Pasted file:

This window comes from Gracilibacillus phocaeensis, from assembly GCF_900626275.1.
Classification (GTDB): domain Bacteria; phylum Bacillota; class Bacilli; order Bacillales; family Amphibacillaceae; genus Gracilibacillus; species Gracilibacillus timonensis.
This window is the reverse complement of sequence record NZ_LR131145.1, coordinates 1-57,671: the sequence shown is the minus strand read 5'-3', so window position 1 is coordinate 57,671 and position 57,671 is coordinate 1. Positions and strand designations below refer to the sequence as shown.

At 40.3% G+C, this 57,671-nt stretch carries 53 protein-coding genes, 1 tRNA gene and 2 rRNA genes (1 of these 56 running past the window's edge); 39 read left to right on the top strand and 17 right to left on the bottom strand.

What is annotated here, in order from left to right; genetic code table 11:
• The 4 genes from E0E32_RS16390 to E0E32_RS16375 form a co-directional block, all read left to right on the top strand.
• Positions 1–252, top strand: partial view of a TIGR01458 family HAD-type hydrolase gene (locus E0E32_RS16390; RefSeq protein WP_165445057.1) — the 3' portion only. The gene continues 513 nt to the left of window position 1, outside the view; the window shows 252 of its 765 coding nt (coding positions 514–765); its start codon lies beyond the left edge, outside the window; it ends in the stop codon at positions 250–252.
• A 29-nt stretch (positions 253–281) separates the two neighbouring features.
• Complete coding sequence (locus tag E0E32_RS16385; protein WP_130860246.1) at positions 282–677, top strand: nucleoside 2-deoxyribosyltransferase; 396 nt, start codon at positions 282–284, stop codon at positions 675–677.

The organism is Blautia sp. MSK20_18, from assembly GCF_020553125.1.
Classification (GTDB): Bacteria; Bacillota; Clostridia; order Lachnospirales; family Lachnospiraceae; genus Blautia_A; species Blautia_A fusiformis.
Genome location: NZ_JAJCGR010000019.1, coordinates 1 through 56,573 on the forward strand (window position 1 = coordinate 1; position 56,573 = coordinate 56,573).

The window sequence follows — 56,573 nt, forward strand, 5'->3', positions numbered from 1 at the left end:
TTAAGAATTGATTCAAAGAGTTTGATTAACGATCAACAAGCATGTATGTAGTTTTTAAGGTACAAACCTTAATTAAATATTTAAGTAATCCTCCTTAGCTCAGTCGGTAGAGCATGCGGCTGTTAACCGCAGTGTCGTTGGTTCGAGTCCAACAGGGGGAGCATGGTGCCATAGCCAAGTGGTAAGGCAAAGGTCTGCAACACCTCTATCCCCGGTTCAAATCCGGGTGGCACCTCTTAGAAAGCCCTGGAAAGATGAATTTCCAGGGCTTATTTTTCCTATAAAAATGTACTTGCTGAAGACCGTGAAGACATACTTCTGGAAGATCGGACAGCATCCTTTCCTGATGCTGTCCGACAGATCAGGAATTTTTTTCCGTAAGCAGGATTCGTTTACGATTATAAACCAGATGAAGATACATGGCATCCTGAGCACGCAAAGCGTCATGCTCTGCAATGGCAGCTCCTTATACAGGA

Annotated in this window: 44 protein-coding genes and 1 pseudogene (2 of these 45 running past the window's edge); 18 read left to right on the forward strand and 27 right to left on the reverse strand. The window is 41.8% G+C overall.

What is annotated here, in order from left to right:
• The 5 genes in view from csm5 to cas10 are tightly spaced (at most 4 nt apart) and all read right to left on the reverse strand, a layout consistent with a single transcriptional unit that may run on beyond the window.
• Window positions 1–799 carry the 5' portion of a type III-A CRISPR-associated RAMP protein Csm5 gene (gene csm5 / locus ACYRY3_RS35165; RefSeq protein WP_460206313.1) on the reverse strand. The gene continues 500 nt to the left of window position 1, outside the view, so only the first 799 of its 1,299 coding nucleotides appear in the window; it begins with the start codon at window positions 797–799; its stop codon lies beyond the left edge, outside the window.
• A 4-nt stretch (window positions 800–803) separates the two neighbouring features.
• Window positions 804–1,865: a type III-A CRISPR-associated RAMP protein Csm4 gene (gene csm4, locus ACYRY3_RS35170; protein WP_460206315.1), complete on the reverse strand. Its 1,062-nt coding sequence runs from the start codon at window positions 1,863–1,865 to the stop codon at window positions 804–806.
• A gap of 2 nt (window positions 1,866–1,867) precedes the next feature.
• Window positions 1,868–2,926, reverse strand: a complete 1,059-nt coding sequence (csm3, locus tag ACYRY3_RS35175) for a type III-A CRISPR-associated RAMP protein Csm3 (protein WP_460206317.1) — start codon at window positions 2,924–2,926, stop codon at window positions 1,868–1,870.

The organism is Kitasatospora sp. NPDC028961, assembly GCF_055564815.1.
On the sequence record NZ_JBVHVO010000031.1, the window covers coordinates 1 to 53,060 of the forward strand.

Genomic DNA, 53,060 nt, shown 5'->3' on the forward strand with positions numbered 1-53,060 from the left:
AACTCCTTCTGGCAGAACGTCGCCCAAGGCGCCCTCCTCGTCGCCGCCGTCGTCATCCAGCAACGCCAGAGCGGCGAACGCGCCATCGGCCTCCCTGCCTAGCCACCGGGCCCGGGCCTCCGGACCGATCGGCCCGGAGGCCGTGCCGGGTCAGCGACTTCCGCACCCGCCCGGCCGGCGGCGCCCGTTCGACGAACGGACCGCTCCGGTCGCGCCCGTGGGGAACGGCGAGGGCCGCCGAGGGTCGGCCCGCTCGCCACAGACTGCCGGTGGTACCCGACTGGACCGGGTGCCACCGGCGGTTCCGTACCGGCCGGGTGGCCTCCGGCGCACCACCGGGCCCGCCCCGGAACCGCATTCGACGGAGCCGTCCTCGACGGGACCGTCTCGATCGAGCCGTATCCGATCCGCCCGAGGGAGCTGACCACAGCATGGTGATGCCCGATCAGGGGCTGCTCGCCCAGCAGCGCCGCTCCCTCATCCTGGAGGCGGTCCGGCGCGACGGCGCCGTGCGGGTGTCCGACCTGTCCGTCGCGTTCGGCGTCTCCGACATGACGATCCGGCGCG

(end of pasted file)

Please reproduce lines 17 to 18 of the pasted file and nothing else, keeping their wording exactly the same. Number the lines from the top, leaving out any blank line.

• The 5 genes in view from csm5 to cas10 are tightly spaced (at most 4 nt apart) and all read right to left on the reverse strand, a layout consistent with a single transcriptional unit that may run on beyond the window.
• Window positions 1–799 carry the 5' portion of a type III-A CRISPR-associated RAMP protein Csm5 gene (gene csm5 / locus ACYRY3_RS35165; RefSeq protein WP_460206313.1) on the reverse strand. The gene continues 500 nt to the left of window position 1, outside the view, so only the first 799 of its 1,299 coding nucleotides appear in the window; it begins with the start codon at window positions 797–799; its stop codon lies beyond the left edge, outside the window.